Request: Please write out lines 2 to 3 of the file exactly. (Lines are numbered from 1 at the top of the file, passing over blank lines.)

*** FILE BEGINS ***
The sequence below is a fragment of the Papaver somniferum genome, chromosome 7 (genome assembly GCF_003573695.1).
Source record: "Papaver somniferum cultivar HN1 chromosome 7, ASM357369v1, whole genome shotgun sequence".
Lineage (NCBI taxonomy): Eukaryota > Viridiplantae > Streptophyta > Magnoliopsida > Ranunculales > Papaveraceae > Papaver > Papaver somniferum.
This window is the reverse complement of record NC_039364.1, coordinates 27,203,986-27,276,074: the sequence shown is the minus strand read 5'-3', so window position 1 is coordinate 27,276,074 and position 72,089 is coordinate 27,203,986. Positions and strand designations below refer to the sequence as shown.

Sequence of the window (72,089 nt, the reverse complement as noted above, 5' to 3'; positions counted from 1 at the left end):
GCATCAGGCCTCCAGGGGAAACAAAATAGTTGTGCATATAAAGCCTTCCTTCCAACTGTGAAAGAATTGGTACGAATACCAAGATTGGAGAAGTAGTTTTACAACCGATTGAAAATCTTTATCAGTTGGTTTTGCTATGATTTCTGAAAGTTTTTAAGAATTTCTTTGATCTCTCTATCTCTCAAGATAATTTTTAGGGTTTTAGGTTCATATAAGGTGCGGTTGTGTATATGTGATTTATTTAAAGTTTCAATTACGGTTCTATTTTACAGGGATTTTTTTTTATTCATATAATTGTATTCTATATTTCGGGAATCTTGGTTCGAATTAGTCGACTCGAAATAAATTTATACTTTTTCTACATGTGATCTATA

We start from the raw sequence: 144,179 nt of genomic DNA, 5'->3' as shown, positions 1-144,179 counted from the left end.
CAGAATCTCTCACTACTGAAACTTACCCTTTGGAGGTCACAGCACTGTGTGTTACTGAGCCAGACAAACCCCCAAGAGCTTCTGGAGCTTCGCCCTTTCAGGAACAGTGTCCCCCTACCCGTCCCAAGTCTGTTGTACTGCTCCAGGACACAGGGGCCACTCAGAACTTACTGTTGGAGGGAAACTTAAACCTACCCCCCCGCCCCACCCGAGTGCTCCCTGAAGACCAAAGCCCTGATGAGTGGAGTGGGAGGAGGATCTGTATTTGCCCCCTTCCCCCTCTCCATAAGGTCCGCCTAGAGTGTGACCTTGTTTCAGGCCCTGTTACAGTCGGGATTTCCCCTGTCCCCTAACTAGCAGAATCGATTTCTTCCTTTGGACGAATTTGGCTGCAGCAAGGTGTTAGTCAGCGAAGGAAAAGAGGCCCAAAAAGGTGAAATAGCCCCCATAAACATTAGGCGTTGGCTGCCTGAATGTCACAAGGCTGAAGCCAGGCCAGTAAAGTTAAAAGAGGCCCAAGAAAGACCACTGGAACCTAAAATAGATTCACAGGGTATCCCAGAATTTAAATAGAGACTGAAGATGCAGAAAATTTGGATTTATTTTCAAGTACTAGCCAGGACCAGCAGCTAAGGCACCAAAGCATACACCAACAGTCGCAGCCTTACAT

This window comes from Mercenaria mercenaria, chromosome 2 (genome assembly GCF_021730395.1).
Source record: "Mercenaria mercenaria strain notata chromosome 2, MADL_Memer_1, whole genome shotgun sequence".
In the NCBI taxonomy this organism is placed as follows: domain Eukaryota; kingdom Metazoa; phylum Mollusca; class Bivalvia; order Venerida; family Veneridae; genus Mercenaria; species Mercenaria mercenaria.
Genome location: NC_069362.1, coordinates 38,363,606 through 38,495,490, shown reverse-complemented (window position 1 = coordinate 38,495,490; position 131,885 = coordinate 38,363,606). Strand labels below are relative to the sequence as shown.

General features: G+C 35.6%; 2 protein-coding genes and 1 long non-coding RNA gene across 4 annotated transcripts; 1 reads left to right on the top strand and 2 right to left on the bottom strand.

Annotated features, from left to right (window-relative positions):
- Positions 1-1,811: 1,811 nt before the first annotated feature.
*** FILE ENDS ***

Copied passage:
Source record: "Papaver somniferum cultivar HN1 chromosome 7, ASM357369v1, whole genome shotgun sequence".
Lineage (NCBI taxonomy): Eukaryota > Viridiplantae > Streptophyta > Magnoliopsida > Ranunculales > Papaveraceae > Papaver > Papaver somniferum.